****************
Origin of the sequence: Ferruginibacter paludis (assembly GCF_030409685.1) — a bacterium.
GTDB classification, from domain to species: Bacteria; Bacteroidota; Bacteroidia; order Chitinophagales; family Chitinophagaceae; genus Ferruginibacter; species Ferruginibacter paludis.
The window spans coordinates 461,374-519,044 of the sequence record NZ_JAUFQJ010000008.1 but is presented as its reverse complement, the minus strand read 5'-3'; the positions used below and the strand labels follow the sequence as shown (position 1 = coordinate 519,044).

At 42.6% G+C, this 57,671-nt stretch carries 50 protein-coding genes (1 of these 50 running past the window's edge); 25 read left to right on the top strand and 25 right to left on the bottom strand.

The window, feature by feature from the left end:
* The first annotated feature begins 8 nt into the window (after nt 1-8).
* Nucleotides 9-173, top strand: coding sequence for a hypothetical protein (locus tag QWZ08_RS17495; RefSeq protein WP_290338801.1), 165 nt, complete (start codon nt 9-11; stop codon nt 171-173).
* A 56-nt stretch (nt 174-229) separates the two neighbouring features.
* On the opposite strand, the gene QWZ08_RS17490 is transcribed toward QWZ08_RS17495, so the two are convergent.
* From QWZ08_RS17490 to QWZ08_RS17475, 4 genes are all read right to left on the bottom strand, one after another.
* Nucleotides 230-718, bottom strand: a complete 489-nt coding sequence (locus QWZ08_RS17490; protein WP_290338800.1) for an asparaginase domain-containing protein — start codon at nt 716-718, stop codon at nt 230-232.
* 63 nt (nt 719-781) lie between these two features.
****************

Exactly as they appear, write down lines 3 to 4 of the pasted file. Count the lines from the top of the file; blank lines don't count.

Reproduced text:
The window spans coordinates 461,374-519,044 of the sequence record NZ_JAUFQJ010000008.1 but is presented as its reverse complement, the minus strand read 5'-3'; the positions used below and the strand labels follow the sequence as shown (position 1 = coordinate 519,044).

At 42.6% G+C, this 57,671-nt stretch carries 50 protein-coding genes (1 of these 50 running past the window's edge); 25 read left to right on the top strand and 25 right to left on the bottom strand.